Irv needed some help so the NIT team called the Ohlone Humane Society Wildlife Rehabilitation Center.
“Irv” was found with what appeared to be a broken wing (see image) by miners at the start of their morning shift. The crew promptly called our environmental team to determine the appropriate course of action with “Irv.” NIT’s environmental inspectors kept an eye on “Irv” and made sure construction and heavy equipment stayed away until the staff from the Wildlife Rehabilitation Center were able to arrive at the site.
Rehabilitating wildlife requires a lot of time and “Irv” spent two months in rehab. Staff and volunteers made sure “Irv” received both the medical attention and training he needed to survive in the wild. The red-tailed hawk is a bird of prey. So, in addition to learning how to fly again, “Irv” had to work on his hunting skills (particularly since he just recently fledged).
The NIT team and Mikey pay a visit to the Ohlone Wildlife Rehabilitation Center NIT Team (L to R): David Tsztoo (Project Manager), Carrie Dovzak (Environmental Inspector), Michael Bumgardner (Project Biologist) and Mikey Ohlone Staff: Sandra and Dave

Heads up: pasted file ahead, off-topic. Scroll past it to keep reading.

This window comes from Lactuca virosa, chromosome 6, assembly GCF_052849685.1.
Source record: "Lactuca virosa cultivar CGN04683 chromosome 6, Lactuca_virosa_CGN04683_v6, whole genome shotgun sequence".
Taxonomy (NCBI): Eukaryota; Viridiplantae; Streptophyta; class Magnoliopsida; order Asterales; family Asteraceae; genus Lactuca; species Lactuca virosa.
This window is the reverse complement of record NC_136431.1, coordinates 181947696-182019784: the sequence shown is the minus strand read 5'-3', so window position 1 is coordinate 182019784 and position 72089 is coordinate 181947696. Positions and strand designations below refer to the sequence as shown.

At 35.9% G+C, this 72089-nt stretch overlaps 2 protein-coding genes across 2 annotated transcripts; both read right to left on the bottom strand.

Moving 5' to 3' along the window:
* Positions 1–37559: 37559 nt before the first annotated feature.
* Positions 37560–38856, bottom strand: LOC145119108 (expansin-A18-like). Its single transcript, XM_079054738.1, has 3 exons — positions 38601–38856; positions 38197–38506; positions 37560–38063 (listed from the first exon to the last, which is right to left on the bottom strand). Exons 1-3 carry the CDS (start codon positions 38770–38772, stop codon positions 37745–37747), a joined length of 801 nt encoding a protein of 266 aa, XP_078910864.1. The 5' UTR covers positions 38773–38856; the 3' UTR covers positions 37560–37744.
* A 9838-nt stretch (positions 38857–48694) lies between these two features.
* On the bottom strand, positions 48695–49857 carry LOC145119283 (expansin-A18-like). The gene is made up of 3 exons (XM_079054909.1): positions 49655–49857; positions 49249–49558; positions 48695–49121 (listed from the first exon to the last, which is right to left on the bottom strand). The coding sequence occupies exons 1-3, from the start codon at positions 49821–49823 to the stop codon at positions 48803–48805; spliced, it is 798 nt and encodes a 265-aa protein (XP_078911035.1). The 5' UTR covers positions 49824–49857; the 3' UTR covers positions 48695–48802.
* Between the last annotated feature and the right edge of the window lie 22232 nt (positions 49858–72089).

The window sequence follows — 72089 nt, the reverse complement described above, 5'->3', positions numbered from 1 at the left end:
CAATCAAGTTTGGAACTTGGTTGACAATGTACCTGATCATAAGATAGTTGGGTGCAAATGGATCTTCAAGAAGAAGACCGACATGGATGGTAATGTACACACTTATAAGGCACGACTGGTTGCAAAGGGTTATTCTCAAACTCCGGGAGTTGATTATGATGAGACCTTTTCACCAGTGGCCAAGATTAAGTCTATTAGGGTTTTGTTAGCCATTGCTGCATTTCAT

“Irv” was released this week near the location where he was found (given that it is probably the area he knows best). The NIT team paid him a visit, said their final goodbyes, and watched as he flew away. Check out “Irv’s” first flight back in the wild:
Irv had a short first flight. After surveying the area for a half hour he took off over the Irvington Portal and headed east.
We wish “Irv” a happy journey and are thankful to the volunteers and staff at the Wildlife Rehabilitation Center for helping “Irv” get back into the wild as free-ranging hawk.
If you’re interested in learning more about the Ohlone Humane Society Wildlife Rehabilitation Center visit www.ohlonehumanesociety.org. In the meantime, meet Wesley - a barn owl who was guest at the center and is now a non-releasable, permanent resident of the Sulphur Creek Nature Center in Hayward.